I think where I would start is by having a helper to push the brake pedal, ... Go to the master cylinder with the correct-size line wench, (flare-nut wrench), loosen one of the soft metal nuts, then have the helper slowly push the pedal. It should take him about 15 to 20 seconds to push it half way too the floor. Before it gets that far, you should see brake fluid flowing freely from that connection. Tighten the nut, THEN holler to the helper to release the pedal. Do that to the other steel line. If you find one that doesn't flow fluid after multiple attempts, suspect the master cylinder.
GM, and their other products, are the only ones I've ever run into that valve I described that blocks fluid flow, and they don't trip until the pedal is pushed over half way. I've never heard of that on VW products, ... So far.
Let me stop here to inject a wondrous point of interest. If your helper releases the brake pedal before you get the line nut tightened, air will get sucked in. Don't panic over that. Also, when a person isn't paying attention and they let the reservoir run dry during bleeding, air is not going to show up all the way down to the wheels. In your case, if you catch this before air gets into the ABS hydraulic controller, all you have to do is refill the reservoir, then very slowly push the brake pedal half way down. Wait about five seconds, then let the pedal release quickly. Do that multiple times until the normal feel returns to the pedal. Pushing the pedal slowly pushes brake fluid down the lines while allowing any air bubbles to float back up. Releasing the pedal quickly makes the fluid rushing back up wash the air bubbles back into the reservoir. (This is the second half of the trick I eluded to when replacing a master cylinder and not having to bleed at the wheels).
If it appears you need a master cylinder, consider whether the fluid could have been contaminated during the clutch service. I'm not a transmission specialist, but in my limited experience, I have never seen a hydraulically-operated clutch that shares a master cylinder reservoir with the brake system. The clutch systems I'm familiar with do use brake fluid, so the same precautions apply. Where I would be looking first is to see if the mechanic filled the brake system reservoir, thinking he was doing you a favor. Brake fluid should never be topped off during routine services, like oil changes. If brake fluid is low, there is either an external leak that must be repaired, or it's time for a common brake system inspection.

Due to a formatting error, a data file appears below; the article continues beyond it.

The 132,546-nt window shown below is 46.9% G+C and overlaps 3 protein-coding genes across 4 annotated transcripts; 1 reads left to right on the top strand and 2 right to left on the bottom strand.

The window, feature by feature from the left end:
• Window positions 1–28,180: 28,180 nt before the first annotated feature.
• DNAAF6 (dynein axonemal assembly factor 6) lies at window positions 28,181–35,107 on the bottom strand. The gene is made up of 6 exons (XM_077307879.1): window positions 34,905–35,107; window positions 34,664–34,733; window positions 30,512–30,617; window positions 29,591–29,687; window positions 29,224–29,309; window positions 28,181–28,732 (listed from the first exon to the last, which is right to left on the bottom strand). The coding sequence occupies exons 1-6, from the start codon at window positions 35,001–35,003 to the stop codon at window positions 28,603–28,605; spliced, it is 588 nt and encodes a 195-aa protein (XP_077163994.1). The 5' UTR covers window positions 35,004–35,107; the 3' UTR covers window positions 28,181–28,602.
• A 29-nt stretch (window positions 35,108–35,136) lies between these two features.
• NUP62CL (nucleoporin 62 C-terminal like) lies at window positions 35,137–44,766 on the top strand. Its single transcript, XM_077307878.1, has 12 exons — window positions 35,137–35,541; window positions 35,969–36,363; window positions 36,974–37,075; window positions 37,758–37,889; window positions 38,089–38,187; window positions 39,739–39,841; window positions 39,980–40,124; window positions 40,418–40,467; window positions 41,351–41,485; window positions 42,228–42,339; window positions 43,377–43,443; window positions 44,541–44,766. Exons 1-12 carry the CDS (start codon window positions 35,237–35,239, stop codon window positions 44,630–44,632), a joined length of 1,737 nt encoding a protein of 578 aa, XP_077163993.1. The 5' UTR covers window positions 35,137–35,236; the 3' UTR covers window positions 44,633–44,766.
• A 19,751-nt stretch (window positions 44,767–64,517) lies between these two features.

With an external leak, especially one that isn't yet bad enough for the customer to be aware of, the cause must be found and corrected, for obvious reasons, before it results in a crash. When disc brake pads wear, unlike with drum brakes, their self-adjusting feature is the piston gradually works its way out of the caliper housing. Brake fluid fills in behind it, and that's why the level drops in the reservoir, and that's our clue to recommend a brake system inspection. When new pads are installed, the piston has to be manually retracted back into the caliper housing to make room for them, and doing that pushes the brake fluid back up into the reservoir. If someone had refilled the reservoir previously, the fluid will overflow and make a mess. Brake fluid eats paint, so it must be rinsed off right away. Other than that, the mess is the only harm done.
If the previous mechanic filled the brake fluid with a funnel with oil residue, or he poked the rubber bladder seal back into the reservoir's cap when he had grease on his fingertips, the brake fluid would be contaminated. Admittedly, that would take from about three days to perhaps a week to show up, depending on the amount of the contaminant, but it is not something we want to overlook. The easiest clue to spot is the rubber seal under the reservoir cap will be blown up and mushy, and won't stay in the cap.